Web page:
There is growing concern that some online games can make gambling more familiar and 'normal' for young people.
Gambling involves the risk of losing something of value (in most cases money) for the chance of winning a prize (of monetary or some other value). This opportunity to stake, win and lose real money is what differentiates gambling from online gaming. While there are many types of online games, when gambling elements exist within a game the distinction between gaming and gambling is not always clear.
Some online games include activities and features that are normally associated with gambling—like ‘loot’ boxes, ‘bundles’, ‘crates’ and ‘cases’ that provide a random chance to win virtual items, which can include an in-game currency.
Many games operate on a ‘freemium’ model. Your child can access the basic game for free, but might need to purchase credits, keys or in-game items for additional content or to access special features, including the chance to win items in a loot box or crate. These items can also be acquired randomly, as a reward through gameplay, or exchanged between players.
In-game items can include an in-game currency, equipment, tools, weapons or ‘skins’. Skins are used in some of the most popular games to cosmetically alter a player’s weapon, equipment or avatar and can vary in their value depending on how rare and popular they are.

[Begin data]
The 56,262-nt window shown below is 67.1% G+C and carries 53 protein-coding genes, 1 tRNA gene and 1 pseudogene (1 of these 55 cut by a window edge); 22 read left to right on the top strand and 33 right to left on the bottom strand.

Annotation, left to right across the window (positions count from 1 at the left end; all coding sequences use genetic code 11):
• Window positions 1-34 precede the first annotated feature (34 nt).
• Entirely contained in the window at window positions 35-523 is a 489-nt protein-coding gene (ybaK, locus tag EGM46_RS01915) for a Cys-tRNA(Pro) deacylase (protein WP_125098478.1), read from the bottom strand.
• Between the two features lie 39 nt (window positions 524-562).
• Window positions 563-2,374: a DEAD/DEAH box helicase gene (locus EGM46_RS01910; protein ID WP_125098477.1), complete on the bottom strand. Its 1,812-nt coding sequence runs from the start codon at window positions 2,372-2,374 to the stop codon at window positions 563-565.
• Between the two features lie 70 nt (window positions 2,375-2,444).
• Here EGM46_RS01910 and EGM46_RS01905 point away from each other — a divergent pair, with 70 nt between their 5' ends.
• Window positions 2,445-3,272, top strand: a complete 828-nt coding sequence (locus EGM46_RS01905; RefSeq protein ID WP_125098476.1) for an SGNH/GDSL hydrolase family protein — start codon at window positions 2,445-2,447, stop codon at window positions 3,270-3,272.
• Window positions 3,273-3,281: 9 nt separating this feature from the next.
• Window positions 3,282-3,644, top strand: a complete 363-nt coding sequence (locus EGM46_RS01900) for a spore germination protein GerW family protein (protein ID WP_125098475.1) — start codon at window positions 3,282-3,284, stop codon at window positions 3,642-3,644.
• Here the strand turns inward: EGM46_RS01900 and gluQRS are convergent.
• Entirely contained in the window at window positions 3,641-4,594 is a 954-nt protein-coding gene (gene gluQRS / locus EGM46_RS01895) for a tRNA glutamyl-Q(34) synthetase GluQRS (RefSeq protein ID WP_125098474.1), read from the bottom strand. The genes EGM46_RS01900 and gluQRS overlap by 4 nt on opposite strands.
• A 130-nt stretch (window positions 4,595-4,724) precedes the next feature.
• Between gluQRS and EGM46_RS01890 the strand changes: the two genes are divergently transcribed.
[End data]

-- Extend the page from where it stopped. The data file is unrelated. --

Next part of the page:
While these items can’t be exchanged for real money within the game, there are third party websites—which are generally not approved by the video game industry—that advertise and offer users the opportunity to gamble these items and convert them to cash. This could potentially be an incentive for young people to spend more on in-game items in the hope of cashing in the rare and popular items at a profit.
Games that simulate a gambling activity are easily accessible through mobile apps and social media sites and can expose your child to a realistic gambling experience at a very young age.
Research into the impacts on young people of gambling-like elements in games and simulated gambling is in its early stages. However, a recent study suggests that for some children, playing social casino games leads to an increase in gambling activity, possibly because these games normalise gambling for them or inflate their confidence of winning in a real gambling scenario. While for other children, it can act as a substitute, reducing their interest in real gambling.
The Victorian Responsible Gambling Foundation lists the following possible signs of problem gambling (associated with online games or otherwise):
What else can I do?
The Australian Communications and Media Authority (the ACMA) takes complaints about certain types of interactive gambling services: